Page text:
This is not merely about the nominal ISO number being high or low, as you seem to presume based on reading my posts.

So how do current X-ray machines actually work?

InVision Technologies, Inc. new generation of technology fundamentally changed the way x-raying was performed in the aviation industry: The original InVision CTX-5000SP and the succeeding CTX-5500 DS of the 1990s (when x-raying really got scary for the photographic industry) set out with a low-intensity beam of 1 mR (which stands for milli-Röntgen, the measuring unit used). This was what was normal in x-raying tech in previous decades and was of no danger for photochemical material.

The revolution was that due to computer-assisted analysing, where when the x-ray machine discovers materials in the baggage its embedded software categorises as suspicious, it rescans the item in question with a high-intensity 100 mR beam bundled to a 1cm concentrated focus. Should the material not be analysed to the machines satisfaction, or if it discovers an item that it still cannot penetrate with this intensity, it automatically increases the density of the beam in focus and value up to 300 mR.

The troubling thing was that originally, materials containing high levels of silverhalides or high amounts of metal triggered this high-intensity beam.
That meant: photo-chemical film materials, and the metal boxes in which the films where then delivered from Kodak and Fuji.

PIMA tests then showed that CTX-5000SP totally fogged EXR 100 T.
Extensive testing by the BVK (for which I drafted earlier mentioned paper) showed that depending on how the film boxes or film reels where lying in the baggage, in which they were transported or what was with them (clothing, metal camera accessories etc), the fogging varied greatly. In fact, it could well happen that a suspicious camera accessory shaped like a weapon or containing suspicious trace elements could trigger a high-intensity scan from the machine even when it was programmed not the react to silverhalides at all, thus fogging the next-to-it cine-film as a sort of "collateral damage".

This is why those leadboxes recommended to hobbyits in the 1970s for transporting film material and re-recommended by Damien above ARE EXACTLY NOT BE USED!!
Putting film in a container made of lead (or any other dense material) or wrapping it in aluminium foil is completely pointless and may be counterproductive! The scanner has automatic exposure adjustment to its x-raying capabiliies: if the object being scanned absorbs more radiation because it is atomically dense (like a leadbox) the scanner increases both the amount of radiation and the energy of the x-ray beam according to its programming until the scanner's detector receives a radiation 'dose' emerging from the object sufficient to produce a satisfactory see-throug image, i.e. the leadbox or whatever has been fully penetrated and all its inner details can be clearly seen by the operator or (for hold baggage: the computer analysing application).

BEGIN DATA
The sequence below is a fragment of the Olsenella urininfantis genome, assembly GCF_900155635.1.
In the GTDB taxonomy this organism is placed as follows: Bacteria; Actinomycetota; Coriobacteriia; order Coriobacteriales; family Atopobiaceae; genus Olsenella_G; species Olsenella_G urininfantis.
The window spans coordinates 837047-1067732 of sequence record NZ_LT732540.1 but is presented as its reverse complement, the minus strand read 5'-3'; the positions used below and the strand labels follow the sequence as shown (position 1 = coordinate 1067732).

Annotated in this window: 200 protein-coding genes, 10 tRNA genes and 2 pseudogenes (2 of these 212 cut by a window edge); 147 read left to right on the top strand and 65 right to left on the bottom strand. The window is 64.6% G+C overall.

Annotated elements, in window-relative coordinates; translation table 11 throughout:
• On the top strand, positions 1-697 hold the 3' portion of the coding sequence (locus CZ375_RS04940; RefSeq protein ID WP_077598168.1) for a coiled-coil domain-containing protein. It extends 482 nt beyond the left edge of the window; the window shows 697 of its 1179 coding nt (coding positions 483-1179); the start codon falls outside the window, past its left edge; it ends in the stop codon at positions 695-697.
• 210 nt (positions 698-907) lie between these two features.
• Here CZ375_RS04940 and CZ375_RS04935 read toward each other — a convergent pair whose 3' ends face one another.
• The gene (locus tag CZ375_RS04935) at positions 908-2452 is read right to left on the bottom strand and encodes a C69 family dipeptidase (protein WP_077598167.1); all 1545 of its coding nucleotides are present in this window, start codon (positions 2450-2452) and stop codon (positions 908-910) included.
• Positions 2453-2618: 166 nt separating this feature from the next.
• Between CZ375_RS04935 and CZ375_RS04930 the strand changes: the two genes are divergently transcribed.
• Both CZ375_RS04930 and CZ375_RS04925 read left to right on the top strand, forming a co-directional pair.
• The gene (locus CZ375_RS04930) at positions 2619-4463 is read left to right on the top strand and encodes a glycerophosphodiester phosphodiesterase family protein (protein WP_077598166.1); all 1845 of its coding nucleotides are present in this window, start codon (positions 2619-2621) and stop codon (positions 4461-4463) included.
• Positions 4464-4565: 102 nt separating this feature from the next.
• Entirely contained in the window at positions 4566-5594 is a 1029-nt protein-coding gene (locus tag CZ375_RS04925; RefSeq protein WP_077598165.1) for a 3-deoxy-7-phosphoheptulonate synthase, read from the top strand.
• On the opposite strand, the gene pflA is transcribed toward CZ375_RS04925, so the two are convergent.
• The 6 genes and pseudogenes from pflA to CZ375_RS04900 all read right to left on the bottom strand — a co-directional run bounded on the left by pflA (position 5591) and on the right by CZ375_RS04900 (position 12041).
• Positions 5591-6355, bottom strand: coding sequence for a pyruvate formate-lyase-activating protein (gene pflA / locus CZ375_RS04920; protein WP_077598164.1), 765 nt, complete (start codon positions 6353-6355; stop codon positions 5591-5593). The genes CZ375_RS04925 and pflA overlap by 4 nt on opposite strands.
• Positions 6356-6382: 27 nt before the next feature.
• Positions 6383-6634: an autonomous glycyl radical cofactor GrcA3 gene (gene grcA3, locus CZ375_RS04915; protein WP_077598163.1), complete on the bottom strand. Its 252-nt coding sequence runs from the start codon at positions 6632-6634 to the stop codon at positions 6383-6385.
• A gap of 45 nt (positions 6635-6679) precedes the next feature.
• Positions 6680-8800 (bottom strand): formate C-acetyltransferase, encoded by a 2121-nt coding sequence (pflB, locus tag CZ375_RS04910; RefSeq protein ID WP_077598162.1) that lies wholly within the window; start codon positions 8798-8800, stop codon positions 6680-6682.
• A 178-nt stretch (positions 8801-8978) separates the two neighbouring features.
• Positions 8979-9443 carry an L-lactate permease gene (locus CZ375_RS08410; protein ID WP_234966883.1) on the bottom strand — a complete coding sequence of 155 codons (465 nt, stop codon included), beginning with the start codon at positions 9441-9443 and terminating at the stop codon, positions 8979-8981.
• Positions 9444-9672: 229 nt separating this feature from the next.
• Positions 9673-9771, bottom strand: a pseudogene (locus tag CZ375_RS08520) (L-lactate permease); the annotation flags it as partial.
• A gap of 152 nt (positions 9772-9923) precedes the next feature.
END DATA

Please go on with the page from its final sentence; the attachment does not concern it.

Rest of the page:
Thus encasing your film or camera merely ensures it gets a higher exposure inside the casing! In consequence, foil bags or leadboxes for film actually increase the faint possibility of raised base fogging normally avoided with initial 1mR scans. The lead of the boxes blinds low-intensity scans and exactly triggers the high-intensity doses in order to penetrate the boxes, thus exposing the inside film to x-rays anyhow, potentially at damaging doses.

I think you get the complexity of the issue at hand here.
(and I havn't even mentioned I test by Michael Gööck BVK who had cine-film fogged on purpose and wrote a white paper about the degree of fogging visible and digitally eradicable depending on what was filmed, from 500 ISO night shots to 50 D daylight shadowy shots... it all depends what you have actually filmed, too!)

The current state of affairs is that current embedded software recognises cine-film as such due to its chemical composition and should in theory avoid "overdosing" it as it used to do in the late 1990s during the "big filmkiller scare". That is why Kodak can give a safeguard of up to ISO 800 (which covers most photo and cine-film material sold from all manufactures today).
However: depending on whatever else is transported - and "gestalt"-identification capabilities of the scanners (believing to see a pistol rather than a Nikon R 10) plus stuff in the bag that might trigger high-intensity beams due to its composition could still result in a scan that damages film material. The more sensitive the material, obviously the more likely it can be dammaged. Vision2 500 T is significantly more sensitive than for example Vision2 200 T, as the T-grain crystals are disproportionally smaller. There comes my personal tipp from to avoid transporting 500 " just for good measure "... you know: as in: if you are sensitive soul prone to heart-attacks, avoid engaging in enraging political debates with radicals... :)

If you want this to be pushed to the max here, we can as well include the issue of radiation exposures in high altitude flights, particularly long-haul intercontinental ones!